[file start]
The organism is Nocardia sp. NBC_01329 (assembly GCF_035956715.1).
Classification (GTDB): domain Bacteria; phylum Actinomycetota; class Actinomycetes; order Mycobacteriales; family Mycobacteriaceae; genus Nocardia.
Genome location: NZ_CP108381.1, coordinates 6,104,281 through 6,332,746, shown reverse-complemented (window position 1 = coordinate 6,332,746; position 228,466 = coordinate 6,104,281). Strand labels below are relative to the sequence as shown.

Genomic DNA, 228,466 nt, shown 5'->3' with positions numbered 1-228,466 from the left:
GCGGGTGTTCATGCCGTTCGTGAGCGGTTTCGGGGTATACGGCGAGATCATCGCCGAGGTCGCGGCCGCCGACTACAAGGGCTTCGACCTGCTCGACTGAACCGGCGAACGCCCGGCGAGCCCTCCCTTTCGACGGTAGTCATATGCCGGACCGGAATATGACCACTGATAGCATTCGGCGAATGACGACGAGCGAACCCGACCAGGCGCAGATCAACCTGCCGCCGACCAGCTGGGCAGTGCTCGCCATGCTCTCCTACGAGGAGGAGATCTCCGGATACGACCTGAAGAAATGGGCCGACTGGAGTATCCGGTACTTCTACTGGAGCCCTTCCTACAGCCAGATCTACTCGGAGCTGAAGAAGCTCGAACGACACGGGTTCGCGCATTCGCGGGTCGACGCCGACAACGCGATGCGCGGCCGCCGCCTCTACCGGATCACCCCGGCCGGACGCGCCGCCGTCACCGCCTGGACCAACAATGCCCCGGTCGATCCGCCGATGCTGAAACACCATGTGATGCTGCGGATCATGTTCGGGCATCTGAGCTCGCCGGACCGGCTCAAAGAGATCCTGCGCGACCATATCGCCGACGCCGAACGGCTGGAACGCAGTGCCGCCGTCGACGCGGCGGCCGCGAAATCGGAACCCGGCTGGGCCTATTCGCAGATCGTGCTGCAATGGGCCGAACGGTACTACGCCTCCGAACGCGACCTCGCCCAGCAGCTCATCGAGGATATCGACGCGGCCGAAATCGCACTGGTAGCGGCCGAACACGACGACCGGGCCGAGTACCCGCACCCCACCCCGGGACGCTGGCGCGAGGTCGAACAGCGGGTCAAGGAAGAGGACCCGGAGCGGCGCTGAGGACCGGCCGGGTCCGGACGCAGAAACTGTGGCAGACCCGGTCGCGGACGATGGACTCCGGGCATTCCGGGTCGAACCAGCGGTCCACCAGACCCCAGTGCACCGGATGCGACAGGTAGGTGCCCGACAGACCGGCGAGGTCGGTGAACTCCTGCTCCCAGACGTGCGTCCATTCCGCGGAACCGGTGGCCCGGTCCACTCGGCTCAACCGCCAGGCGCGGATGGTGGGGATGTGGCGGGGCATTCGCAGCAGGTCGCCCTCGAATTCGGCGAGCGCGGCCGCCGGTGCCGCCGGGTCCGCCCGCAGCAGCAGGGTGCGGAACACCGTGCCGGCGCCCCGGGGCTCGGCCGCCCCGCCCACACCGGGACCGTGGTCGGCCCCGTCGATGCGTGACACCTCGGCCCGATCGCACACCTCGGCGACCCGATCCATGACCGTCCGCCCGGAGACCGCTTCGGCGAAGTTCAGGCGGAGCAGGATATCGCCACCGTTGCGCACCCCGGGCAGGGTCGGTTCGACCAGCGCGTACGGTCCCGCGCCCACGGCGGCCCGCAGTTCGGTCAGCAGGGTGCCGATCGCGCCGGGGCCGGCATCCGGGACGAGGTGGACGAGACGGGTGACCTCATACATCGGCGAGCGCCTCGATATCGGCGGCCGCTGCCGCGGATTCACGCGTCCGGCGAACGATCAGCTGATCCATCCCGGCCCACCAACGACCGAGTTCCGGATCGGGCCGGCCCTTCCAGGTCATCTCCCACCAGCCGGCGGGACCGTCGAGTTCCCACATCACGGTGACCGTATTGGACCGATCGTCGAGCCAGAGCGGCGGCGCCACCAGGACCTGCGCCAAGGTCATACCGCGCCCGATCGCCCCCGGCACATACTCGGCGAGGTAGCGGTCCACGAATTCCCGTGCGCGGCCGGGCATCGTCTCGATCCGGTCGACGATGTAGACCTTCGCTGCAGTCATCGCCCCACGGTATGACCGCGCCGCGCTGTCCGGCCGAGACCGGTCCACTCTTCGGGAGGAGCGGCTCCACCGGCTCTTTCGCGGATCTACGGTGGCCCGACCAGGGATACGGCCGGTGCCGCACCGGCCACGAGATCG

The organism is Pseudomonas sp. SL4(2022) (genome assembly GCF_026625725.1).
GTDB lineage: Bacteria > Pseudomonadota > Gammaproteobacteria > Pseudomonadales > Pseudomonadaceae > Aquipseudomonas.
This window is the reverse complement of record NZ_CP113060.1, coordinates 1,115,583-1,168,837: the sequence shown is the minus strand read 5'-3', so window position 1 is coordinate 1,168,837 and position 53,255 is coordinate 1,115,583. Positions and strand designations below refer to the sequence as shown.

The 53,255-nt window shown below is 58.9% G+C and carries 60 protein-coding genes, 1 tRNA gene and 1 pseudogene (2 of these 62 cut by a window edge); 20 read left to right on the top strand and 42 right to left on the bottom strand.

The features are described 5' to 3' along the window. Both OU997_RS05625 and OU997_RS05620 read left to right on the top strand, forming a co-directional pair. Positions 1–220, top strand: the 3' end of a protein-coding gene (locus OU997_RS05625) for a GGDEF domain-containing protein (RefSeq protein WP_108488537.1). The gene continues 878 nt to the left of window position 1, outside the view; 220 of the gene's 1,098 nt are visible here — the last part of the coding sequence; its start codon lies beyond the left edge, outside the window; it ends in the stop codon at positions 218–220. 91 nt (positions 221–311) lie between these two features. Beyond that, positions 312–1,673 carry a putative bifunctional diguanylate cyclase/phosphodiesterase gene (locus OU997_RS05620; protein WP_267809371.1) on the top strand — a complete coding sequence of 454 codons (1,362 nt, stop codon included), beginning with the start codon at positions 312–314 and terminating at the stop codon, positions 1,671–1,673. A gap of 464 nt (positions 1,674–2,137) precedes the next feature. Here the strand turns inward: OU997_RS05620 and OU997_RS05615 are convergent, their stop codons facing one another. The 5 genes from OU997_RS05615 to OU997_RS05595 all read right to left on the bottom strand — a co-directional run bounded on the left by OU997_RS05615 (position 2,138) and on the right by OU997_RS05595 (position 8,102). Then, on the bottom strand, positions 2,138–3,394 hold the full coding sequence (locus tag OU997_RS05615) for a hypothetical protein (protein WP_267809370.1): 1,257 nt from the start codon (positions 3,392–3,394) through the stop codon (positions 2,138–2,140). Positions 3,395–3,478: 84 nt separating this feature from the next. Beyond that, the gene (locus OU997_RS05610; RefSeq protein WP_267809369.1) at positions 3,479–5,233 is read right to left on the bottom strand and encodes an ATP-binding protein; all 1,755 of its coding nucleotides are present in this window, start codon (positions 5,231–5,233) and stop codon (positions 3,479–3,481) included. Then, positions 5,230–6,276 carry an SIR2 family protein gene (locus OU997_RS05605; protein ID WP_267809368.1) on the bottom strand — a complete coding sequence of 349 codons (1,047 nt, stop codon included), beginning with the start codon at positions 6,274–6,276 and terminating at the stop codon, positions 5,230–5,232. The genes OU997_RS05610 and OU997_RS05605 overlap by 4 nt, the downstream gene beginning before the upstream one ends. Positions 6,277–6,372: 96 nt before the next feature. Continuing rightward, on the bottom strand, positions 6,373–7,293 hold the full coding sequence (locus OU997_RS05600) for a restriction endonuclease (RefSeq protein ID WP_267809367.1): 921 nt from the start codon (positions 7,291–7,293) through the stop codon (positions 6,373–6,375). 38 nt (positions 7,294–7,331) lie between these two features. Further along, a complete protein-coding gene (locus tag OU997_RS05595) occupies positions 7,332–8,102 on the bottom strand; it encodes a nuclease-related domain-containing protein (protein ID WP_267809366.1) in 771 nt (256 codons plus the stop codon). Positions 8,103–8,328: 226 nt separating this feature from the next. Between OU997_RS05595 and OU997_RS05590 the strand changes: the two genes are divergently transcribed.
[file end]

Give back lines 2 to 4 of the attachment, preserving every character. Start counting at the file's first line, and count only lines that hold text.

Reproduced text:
Classification (GTDB): domain Bacteria; phylum Actinomycetota; class Actinomycetes; order Mycobacteriales; family Mycobacteriaceae; genus Nocardia.
Genome location: NZ_CP108381.1, coordinates 6,104,281 through 6,332,746, shown reverse-complemented (window position 1 = coordinate 6,332,746; position 228,466 = coordinate 6,104,281). Strand labels below are relative to the sequence as shown.

Genomic DNA, 228,466 nt, shown 5'->3' with positions numbered 1-228,466 from the left: